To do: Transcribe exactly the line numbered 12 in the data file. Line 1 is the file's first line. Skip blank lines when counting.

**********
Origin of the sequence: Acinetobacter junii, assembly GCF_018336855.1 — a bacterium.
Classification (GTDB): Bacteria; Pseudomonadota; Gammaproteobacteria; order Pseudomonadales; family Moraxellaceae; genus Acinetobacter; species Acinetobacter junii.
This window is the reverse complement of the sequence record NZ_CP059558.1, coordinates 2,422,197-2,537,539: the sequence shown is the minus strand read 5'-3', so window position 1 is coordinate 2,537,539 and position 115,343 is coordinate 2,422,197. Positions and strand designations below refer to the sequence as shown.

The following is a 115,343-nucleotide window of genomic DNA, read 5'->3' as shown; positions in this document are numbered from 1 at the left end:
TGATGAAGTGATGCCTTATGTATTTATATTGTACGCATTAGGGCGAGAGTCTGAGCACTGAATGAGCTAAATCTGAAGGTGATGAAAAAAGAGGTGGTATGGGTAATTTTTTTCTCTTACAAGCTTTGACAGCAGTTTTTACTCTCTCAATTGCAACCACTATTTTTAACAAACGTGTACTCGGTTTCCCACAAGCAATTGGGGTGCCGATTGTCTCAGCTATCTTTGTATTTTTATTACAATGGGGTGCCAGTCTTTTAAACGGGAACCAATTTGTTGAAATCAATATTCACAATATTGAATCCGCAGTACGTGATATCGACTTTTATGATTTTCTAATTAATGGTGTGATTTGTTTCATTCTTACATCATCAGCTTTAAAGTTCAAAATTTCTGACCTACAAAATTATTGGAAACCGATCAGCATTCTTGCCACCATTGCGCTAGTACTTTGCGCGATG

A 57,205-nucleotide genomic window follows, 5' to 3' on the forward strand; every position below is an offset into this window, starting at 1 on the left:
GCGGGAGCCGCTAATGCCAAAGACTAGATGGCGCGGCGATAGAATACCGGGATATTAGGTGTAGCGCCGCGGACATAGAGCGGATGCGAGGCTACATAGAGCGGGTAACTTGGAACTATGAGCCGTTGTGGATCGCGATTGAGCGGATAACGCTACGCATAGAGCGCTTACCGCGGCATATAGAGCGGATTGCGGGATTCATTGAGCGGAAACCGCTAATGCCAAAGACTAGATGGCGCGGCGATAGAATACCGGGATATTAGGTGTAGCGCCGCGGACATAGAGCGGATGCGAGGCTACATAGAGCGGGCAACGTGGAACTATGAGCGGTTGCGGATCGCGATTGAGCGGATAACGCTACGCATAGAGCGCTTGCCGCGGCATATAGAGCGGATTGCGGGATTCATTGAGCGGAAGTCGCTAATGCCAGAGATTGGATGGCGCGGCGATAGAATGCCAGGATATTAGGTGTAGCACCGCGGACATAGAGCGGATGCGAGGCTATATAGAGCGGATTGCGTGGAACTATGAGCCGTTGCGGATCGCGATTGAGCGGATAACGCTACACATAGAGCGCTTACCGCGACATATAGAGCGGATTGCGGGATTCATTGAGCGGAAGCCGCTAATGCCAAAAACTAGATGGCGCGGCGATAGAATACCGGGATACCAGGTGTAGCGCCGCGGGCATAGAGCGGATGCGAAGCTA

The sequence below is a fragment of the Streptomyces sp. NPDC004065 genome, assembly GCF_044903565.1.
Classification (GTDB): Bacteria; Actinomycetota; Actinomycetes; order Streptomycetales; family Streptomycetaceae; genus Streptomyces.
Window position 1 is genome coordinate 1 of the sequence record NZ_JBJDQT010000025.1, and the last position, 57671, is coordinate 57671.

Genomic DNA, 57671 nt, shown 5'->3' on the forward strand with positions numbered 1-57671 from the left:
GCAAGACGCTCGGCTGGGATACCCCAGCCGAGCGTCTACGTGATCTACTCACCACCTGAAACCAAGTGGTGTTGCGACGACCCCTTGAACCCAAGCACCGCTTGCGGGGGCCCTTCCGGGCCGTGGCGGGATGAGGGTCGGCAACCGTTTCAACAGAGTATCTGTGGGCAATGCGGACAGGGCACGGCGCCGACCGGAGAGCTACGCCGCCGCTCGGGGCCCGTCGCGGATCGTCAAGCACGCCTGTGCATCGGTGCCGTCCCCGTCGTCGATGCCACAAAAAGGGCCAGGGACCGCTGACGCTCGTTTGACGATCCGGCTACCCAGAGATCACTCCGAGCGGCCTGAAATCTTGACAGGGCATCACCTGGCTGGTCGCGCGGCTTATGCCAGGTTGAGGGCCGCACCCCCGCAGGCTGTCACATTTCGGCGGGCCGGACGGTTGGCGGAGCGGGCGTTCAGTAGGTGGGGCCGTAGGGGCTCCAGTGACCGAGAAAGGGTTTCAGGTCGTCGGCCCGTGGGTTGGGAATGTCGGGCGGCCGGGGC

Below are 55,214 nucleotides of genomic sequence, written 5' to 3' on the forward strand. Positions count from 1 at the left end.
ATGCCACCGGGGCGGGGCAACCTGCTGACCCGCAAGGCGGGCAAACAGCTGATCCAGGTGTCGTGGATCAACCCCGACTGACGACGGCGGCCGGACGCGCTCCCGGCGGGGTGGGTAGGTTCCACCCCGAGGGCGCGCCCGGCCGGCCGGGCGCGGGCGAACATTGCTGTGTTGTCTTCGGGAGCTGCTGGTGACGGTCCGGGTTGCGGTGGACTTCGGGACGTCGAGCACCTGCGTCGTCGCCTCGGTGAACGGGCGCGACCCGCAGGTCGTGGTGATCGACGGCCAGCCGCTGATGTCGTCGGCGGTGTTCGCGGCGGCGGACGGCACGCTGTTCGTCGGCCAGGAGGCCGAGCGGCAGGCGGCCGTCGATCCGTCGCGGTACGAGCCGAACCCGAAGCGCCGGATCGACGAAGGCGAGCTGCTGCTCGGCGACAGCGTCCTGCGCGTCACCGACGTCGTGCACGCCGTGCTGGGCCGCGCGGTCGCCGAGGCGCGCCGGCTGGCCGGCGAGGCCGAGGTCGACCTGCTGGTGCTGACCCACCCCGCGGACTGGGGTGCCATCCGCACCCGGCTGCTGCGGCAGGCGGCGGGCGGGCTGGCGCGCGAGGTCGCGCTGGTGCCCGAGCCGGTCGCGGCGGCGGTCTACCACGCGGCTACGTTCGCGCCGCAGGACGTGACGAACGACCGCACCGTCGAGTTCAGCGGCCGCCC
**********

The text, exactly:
GCAAGACGCTCGGCTGGGATACCCCAGCCGAGCGTCTACGTGATCTACTCACCACCTGAAACCAAGTGGTGTTGCGACGACCCCTTGAACCCAAGCACCGCTTGCGGGGGCCCTTCCGGGCCGTGGCGGGATGAGGGTCGGCAACCGTTTCAACAGAGTATCTGTGGGCAATGCGGACAGGGCACGGCGCCGACCGGAGAGCTACGCCGCCGCTCGGGGCCCGTCGCGGATCGTCAAGCACGCCTGTGCATCGGTGCCGTCCCCGTCGTCGATGCCACAAAAAGGGCCAGGGACCGCTGACGCTCGTTTGACGATCCGGCTACCCAGAGATCACTCCGAGCGGCCTGAAATCTTGACAGGGCATCACCTGGCTGGTCGCGCGGCTTATGCCAGGTTGAGGGCCGCACCCCCGCAGGCTGTCACATTTCGGCGGGCCGGACGGTTGGCGGAGCGGGCGTTCAGTAGGTGGGGCCGTAGGGGCTCCAGTGACCGAGAAAGGGTTTCAGGTCGTCGGCCCGTGGGTTGGGAATGTCGGGCGGCCGGGGC